The Chilean street theater scene is very street.  There are great acts here and they play the street all the time, as do the not so great.  The main street here is like a juggling convention, only they are all performing for cars at the traffic lights.   Here 7 balls, the next light cigar boxes, the next light somebody manipulating a 3 foot cube of aluminium.  And so forth,  And all the best performers I’ve mentioned above did 3 or 5 or 7 years working the traffic lights as their apprenticeship.  Mauro, a fantastic clown and one-man band from Brazil  ( Compania OmPeDois) says he made twice as much money as his father ever made playing the traffic lights for four years but it was a trap after a while, drinking too much and doing 30 second shows over and over.  Now he works contracts in Brazil, but here in Chile there are few contracts and great acts are on the street.

Mauro (Compañía UmPédeDois) gets his rig ready.


The Plaza de Armas in La Sirena is filled with acts every night.  There’s a puppet show with a large stage, full sound system, and generator.  Two clowns with a technician, backdrop, full sound system, computer, and generator.  A four person circus I know from a cabaret in Santiago are doing a wonderful show with a full sound system and generator.  A fakir, a street Karaoke act, another puppeteer, a group of mimes (they get the biggest crowds) and me doing one show a night with my tiny speaker, staying at a comfortable hostal and getting burned on the beach.  Jan, Djuggledy,  who does a Diablo show dressed as reggae freak and kills on the street, joins me for the last night.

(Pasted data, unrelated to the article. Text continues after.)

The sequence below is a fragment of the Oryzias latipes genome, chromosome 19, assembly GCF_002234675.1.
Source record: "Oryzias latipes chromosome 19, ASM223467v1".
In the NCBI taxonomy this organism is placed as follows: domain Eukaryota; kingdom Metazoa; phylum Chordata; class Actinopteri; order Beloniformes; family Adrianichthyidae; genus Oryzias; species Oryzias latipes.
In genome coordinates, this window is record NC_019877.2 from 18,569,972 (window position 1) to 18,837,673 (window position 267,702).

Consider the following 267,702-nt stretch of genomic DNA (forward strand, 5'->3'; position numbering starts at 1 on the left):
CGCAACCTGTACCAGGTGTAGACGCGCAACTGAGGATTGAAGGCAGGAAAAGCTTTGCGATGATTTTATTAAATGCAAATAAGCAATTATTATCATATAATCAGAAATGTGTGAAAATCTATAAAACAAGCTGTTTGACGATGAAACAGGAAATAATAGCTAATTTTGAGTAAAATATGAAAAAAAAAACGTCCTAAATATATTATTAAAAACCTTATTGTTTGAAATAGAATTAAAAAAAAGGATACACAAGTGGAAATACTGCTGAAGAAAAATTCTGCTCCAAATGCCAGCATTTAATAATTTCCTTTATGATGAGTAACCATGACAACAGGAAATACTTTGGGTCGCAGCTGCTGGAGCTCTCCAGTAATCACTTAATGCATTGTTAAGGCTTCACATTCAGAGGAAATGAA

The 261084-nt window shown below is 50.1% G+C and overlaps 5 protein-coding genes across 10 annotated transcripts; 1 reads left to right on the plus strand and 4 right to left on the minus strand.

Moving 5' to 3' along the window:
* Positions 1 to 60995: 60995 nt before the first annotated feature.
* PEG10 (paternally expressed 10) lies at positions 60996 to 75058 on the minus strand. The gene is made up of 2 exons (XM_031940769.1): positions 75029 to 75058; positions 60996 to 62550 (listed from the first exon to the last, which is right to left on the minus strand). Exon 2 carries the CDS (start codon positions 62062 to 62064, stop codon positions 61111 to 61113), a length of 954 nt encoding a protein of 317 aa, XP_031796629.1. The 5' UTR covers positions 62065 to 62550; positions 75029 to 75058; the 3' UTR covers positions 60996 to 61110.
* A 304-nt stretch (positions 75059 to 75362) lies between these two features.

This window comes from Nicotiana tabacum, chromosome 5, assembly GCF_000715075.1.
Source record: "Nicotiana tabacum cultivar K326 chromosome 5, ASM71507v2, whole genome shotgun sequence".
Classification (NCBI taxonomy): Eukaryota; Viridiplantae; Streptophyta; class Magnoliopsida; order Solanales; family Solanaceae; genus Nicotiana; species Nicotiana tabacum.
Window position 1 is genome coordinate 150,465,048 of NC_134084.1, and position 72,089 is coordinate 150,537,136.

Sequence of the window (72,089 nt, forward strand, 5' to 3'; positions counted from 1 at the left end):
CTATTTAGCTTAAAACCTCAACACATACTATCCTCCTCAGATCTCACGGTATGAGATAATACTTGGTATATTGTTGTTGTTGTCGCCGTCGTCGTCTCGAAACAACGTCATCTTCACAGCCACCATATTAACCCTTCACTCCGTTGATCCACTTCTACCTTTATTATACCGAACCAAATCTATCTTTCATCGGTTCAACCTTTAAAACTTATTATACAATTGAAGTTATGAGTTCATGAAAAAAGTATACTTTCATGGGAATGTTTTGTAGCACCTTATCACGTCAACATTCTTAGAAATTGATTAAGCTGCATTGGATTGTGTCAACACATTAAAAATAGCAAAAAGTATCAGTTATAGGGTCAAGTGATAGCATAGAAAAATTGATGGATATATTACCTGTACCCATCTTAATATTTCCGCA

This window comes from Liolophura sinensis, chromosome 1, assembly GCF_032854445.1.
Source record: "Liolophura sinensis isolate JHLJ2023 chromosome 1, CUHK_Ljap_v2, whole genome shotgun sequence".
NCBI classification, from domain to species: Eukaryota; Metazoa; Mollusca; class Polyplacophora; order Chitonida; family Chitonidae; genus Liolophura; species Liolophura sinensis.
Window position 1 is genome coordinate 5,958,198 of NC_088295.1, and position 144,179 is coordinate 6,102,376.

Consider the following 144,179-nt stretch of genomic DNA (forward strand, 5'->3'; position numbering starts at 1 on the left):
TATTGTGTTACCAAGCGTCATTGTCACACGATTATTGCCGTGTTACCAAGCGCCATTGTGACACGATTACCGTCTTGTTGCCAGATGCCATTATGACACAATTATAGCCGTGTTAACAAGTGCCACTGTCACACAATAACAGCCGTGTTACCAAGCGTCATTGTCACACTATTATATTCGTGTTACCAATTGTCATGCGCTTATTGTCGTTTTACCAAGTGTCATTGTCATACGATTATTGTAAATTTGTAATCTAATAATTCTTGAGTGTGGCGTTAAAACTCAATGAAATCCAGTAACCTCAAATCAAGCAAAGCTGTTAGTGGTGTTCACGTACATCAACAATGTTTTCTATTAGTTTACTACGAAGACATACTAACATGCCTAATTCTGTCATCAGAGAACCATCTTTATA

January 26-28  Back in Santaigo for Entepola, the largest festival of popular theater in Latin America, and by popular theater friends, they mean  good old fashioned leftist agitprop theater.  Wonderful people, interesting physical theater experimentation, although to tell the truth, not so entertaining for the public much of the time.  But they deliver me to some wonderful shows, 500 people in the square of a small town, a wonderful theater in a another small town, and over 1000 people in the audience at the home amphitheater of Pudahuel, a poor barrio in Santiago.  And they pay me a little too.  We live communally in a school, sleeping on mattresses in the classroom, eating together with Venezuelans, Brazilians, Argentinians, and of course Chileans.  We eat dinner at 1:00 AM each night after shows are finished.  And then if you stay for drinking and dancing afterward, well–.

Chronopia does a private show for some Entepola artists.


January 30.

Entepola heads North .  Dry desert mountains, and on and on.  The larger valleys have water and are filled with vinyards.  And finally, after all day loading and waiting and driving, we get to Salamanca,  surrounded by those dry mountains on all sides.

And 50 theater people pile into the one school dormitory, where we’ll all be sleeping for the next 5 nights and quickly grab up almost every bunk bed.  We’ll be crowded.  And of course these people like to play music, party, and stay up late, which is what we do next.  I go to bed early, 2:00 AM.  I think I’m the only one with earplugs.


January 31, 2012

You know the crowding doesn’t matter, I feel fine.  I finally have my travelling legs under me and I can enjoy the company and work on my things alone too,   Somehow I’ve found my own space to work better then I have all this trip.


I’ve got no show tonight.  Which is good because I played soccer really hard in the heat and never quite recovered afterward.  I was perhaps the worst player on the cement  but I scored two goals both on headers .  I always play these games much too hard.  Ouch.


February 1

A show in a tiny grouping of farm houses called Chuchiñi.  The whole town comes out, about 60 people.  Before the show we stroll in the beautiful countryside and we do lasso photos of me on an old cart in front of the Cooperativa Agruicultura de Chuchiñi, where we do the show.

In front of our show at the Cooperativa Agricultura Chuchiñi.